So we are finally getting around to posting the exciting details of our stained glass window installation… As you may remember from the previous posts the day started with removing the plywood that filled the openings for the last couple decades, letting the light once again stream into the living room! That was amazing but what was left around the window frame was not.
So we had to rebuild areas of the sashes with new oak that we milled on our router table to match the old. To make it curve, we soaked the wood and kerfed the back. Always a challenge but it turned out well. The wood stands out here but once we stained it, the new areas blended in nicely.
To create a new stop on the outside of the sash, we used new PVC trim for low maintenance. We precut and labeled all the trim so it would be ready to go.
The windows traveled from Buffalo, NY on these extremely sturdy plywood forms that Megan had built to our exact radius to construct the windows on top of. It was great to get double duty out of the forms. She then sat them on thick foam for additional padding.
And in went the first window! It fit perfectly on the first shot and we anchored it with glazing tacks.
We then installed thin oak spacers and did a real thorough cleaning of the glass since we won’t get another chance. You can see we are constantly dealing with curving everything, having to kerf the spacer.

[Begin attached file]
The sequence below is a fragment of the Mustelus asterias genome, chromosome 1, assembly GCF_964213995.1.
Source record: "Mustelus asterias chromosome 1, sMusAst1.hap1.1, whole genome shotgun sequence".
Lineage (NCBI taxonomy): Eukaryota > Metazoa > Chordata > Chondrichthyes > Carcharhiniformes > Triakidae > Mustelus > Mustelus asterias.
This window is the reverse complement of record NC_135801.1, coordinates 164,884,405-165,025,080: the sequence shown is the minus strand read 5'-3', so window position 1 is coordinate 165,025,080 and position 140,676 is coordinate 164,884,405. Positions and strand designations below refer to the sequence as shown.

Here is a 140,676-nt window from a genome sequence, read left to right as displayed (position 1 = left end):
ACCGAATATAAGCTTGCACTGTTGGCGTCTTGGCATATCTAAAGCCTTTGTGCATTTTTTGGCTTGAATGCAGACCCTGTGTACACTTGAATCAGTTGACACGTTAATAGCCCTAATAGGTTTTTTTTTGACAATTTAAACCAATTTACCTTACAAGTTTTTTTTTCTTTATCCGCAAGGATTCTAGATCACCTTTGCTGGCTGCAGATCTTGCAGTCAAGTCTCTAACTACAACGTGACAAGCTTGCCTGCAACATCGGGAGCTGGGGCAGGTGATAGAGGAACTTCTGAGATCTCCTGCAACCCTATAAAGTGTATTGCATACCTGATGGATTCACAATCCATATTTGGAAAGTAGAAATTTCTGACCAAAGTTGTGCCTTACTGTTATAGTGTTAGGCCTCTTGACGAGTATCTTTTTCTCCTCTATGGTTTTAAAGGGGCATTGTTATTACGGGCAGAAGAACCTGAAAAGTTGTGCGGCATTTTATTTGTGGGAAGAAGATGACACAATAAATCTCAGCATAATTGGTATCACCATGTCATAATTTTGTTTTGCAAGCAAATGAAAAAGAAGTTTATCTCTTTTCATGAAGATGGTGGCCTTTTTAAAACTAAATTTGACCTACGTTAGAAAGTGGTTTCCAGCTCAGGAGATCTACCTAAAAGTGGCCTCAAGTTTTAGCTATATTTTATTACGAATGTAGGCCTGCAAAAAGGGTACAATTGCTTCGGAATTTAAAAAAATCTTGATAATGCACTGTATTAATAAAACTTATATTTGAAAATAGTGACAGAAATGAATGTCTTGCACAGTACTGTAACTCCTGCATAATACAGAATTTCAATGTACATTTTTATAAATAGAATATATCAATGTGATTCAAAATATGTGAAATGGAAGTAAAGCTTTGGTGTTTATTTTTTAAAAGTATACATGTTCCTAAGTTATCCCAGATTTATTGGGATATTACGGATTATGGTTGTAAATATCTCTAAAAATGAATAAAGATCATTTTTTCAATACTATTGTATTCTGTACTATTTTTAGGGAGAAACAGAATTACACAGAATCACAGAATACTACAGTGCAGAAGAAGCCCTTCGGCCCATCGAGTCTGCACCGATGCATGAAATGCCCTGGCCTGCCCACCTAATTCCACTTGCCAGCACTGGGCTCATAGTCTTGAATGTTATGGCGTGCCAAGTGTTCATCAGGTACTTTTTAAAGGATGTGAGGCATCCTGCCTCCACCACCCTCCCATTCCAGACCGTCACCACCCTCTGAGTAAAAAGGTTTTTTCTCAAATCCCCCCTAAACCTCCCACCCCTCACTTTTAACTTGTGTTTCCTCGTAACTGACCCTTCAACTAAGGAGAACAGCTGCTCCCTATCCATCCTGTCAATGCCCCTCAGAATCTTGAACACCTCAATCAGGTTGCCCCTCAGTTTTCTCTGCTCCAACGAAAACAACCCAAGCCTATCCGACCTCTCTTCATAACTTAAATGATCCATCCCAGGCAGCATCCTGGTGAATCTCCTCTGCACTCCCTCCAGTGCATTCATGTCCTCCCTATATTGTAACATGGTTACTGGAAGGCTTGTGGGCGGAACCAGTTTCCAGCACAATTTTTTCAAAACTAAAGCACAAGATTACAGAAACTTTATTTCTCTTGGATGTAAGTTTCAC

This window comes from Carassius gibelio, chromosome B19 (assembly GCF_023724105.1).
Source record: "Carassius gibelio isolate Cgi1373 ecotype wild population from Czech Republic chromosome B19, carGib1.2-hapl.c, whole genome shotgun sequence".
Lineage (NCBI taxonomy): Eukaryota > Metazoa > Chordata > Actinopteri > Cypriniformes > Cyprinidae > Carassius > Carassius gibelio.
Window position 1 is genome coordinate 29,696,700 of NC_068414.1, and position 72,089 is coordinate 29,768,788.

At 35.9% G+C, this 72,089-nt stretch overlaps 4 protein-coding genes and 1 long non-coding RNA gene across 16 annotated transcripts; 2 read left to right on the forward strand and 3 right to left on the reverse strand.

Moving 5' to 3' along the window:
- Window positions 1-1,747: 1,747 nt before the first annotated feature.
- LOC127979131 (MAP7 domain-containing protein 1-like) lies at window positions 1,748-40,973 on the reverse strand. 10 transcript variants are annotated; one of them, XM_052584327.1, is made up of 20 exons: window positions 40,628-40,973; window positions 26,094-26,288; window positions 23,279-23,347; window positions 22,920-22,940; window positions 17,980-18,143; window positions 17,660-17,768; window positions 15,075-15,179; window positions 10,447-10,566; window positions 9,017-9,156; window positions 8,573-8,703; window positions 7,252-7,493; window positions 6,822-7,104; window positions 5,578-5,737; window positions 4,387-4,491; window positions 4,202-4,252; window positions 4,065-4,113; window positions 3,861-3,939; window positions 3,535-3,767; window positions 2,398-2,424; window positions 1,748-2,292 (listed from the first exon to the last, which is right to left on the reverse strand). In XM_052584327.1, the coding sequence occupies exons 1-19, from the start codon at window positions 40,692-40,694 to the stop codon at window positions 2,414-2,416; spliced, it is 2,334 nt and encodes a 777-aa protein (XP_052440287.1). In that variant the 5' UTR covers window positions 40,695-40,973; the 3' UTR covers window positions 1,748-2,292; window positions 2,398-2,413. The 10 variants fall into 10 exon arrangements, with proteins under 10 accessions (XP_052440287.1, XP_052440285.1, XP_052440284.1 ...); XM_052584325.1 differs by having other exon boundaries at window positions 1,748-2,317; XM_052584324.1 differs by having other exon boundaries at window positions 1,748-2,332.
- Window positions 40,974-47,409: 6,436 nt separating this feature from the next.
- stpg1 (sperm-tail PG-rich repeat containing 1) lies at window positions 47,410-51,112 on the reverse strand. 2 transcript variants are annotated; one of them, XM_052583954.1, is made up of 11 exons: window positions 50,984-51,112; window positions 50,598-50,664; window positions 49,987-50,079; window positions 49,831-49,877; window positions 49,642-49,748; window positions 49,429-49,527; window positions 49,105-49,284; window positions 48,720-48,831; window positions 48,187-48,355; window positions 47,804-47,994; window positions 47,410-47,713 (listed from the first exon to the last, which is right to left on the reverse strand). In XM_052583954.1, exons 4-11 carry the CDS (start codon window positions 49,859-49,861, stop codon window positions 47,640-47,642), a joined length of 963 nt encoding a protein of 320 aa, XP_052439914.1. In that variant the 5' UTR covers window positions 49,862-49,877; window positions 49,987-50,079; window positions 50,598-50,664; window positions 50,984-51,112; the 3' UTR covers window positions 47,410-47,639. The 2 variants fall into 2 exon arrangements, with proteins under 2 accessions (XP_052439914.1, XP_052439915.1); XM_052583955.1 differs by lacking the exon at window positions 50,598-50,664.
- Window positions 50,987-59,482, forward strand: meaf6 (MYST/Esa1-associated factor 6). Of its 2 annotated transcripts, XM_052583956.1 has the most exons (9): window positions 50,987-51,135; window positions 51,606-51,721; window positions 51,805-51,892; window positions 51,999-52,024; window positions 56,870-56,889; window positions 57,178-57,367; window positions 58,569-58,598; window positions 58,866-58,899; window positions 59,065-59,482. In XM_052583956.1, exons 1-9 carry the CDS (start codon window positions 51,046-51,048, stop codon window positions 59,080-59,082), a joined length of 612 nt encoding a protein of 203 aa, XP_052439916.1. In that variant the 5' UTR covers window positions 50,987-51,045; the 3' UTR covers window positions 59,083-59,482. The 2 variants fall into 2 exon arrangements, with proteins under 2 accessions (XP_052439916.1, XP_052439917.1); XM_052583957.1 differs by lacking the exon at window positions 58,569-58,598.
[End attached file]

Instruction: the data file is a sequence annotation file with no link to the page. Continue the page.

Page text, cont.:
The last step was to install the outer trim/ stop. We installed it in a thick bead of silicon. When finished the outer glass, trim, and sash will all the sealed together. The inner stained glass however will be able to breathe to the interior to prevent condensation between the panes.
For doing the work we set up scaffolding below the window, and Megan’s boyfriend Chris would very carefully hand the glass up to us.
There was not much of a ledge to support the outer pane on until we had the new stops in place. On the center window, the outer glass could also have been a little wider. We didn’t quite add enough to the arch length to account for the larger outer radius, but hey, how often do you order custom curved glass windows for your house? Either way we made it work.
With a few extra hands, the glass stayed in place and the trim went up locking it in forever.
And we were done… what a day! The culmination of months of design and endless hours of hard work by McElf cutting, grinding, bending, assembling, banding, and soldering every piece of glass in that window. Megan’s family and Kelly’s family were both there all day to watch the ‘exciting’ installation and celebrate the completion of this wonderful project with us… Cheers!